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How to Make Kale Chips
Posted by Dr. Ben Kim on Oct 12, 2016
When you're craving potato chips but looking to keep your intake of acrylamide and empty calories to a minimum, see if you can satisfy your need for salty and crispy with kale chips. That's right - chips made with nutrient-dense kale.
Just wash and dry a large bunch of kale, tear into bite-size pieces, toss with extra-virgin olive oil, season, then bake until they're delightfully crispy. Instead of flooding your body with deep-fried sugar, you'll nourish your cells with a plethora of health-enhancing nutrients, including cancer-fighting carotenoids, natural vitamin C, and bone-building minerals like calcium, magnesium, and vitamin K. Unbeknownst to many, kale is also a decent source of omega-3 fatty acids that nourish your nervous and cardiovascular systems.
The key to getting the most out of kale, as is the case with many tough, fibrous vegetables, is to cook it to soften its natural fibers. This helps your digestive tract better extract the nutrients from within. Tough raw vegetables, especially cruciferous ones like broccoli, cauliflower, and cabbage, can travel through your digestive tract without too many of their nutrients entering your bloodstream unless you soften their fibers to allow for easier extraction of vitamins, minerals, and other phytonutrients.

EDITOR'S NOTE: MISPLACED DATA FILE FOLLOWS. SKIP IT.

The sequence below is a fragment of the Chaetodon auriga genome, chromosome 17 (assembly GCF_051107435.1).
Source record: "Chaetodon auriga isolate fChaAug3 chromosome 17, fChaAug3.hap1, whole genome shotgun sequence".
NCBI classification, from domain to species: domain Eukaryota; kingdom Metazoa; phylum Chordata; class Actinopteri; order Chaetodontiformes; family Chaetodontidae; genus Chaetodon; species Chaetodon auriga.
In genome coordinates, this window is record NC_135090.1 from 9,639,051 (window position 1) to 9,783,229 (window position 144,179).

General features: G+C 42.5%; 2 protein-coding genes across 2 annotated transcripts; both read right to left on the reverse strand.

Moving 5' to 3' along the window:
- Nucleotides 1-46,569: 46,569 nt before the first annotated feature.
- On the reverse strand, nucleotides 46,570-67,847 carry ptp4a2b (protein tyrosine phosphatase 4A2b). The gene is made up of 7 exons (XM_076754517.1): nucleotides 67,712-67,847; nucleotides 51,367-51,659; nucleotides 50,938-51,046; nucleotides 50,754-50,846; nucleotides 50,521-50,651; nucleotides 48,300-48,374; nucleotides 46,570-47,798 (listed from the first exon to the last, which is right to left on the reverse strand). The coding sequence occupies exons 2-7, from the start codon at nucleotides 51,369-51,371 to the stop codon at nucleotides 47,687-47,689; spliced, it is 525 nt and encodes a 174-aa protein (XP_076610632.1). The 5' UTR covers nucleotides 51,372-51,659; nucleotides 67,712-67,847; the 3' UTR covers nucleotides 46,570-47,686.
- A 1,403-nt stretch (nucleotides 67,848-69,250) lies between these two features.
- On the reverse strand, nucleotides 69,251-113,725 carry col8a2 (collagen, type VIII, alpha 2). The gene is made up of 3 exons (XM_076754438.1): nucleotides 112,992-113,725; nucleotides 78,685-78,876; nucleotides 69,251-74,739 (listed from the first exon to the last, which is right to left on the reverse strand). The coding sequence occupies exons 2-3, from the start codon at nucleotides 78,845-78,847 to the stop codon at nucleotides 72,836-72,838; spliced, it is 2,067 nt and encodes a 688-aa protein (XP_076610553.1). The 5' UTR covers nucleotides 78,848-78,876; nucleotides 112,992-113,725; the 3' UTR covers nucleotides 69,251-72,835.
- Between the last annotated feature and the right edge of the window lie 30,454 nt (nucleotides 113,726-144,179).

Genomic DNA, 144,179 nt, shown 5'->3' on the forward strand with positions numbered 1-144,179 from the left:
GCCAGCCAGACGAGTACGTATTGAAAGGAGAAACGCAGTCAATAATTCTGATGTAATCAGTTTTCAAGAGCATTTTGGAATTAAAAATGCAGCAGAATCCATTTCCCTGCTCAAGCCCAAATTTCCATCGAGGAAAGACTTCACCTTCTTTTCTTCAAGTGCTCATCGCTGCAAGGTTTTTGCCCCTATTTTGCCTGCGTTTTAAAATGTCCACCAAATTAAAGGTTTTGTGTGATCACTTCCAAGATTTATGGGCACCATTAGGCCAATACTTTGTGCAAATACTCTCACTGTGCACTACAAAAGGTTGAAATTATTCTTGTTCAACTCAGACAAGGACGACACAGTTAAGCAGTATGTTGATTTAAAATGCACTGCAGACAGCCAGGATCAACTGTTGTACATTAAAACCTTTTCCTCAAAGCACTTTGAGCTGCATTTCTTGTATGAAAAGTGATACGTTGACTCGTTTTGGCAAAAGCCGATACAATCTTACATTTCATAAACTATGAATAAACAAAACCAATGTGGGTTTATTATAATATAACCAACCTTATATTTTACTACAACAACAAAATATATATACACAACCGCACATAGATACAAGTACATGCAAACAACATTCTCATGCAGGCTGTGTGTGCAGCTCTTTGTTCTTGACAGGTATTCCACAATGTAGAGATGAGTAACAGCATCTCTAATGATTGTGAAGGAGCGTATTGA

Let's have a look at how to make a batch of healthy kale chips for pennies per pound.
Large bunch of kale
Exra-virgin olive oil
Any seasonings you enjoy (optional)
1. Pre-heat oven to 250 degrees Fahrenheit. Wash kale under cold water, then pat dry thoroughly with a dish towel or paper towels. Tear into relatively large, bite-size pieces, then pat dry again. You want to be sure that your kale is dry before baking to ensure crispy kale chips. If they're wet, you'll end up with soft kale chips that aren't too different from steamed kale.
2. Toss dried kale pieces in about two tablespoons of extra-virgin olive oil. Be sure not to use more than this, and toss gently until all pieces are lightly coated with olive oil.
3. Arrange kale pieces in a single layer on wax paper on a baking tray. You may need two or three trays for one large bunch of kale, as you don't want the pieces overlapping. The pieces will shrink a bit as they're baking, and if you ensure that each piece has its own little space, you'll get that coveted crispy effect.
4. Once arranged on baking trays, add sea salt and any other seasonings you enjoy. But add less than you think you would like, as the pieces will come out quite thin (just like store-bought potato chips) when they're done cooking, so a little seasoning goes a long way. Onion powder, garlic powder, and even cayenne pepper are nice options - remember, just the lightest dusting is all you need for good flavour.
Bake for 30 to 35 minutes at 250 degrees Fahrenheit, but check on kale frequently beginning at the 25 minute mark - cook until they are crisp but still dark green. If they are still soft, keep on baking. If they are brown, you've gone too long. Each tray should be baked separately so that the kale pieces crisp up properly.
Once crisp, serve and enjoy immediately.
If you've ever had seasoned dry seaweed (called kheem in Korean), you may find kale chips to be similar in flavour and texture. Hope you have a chance to try and enjoy.
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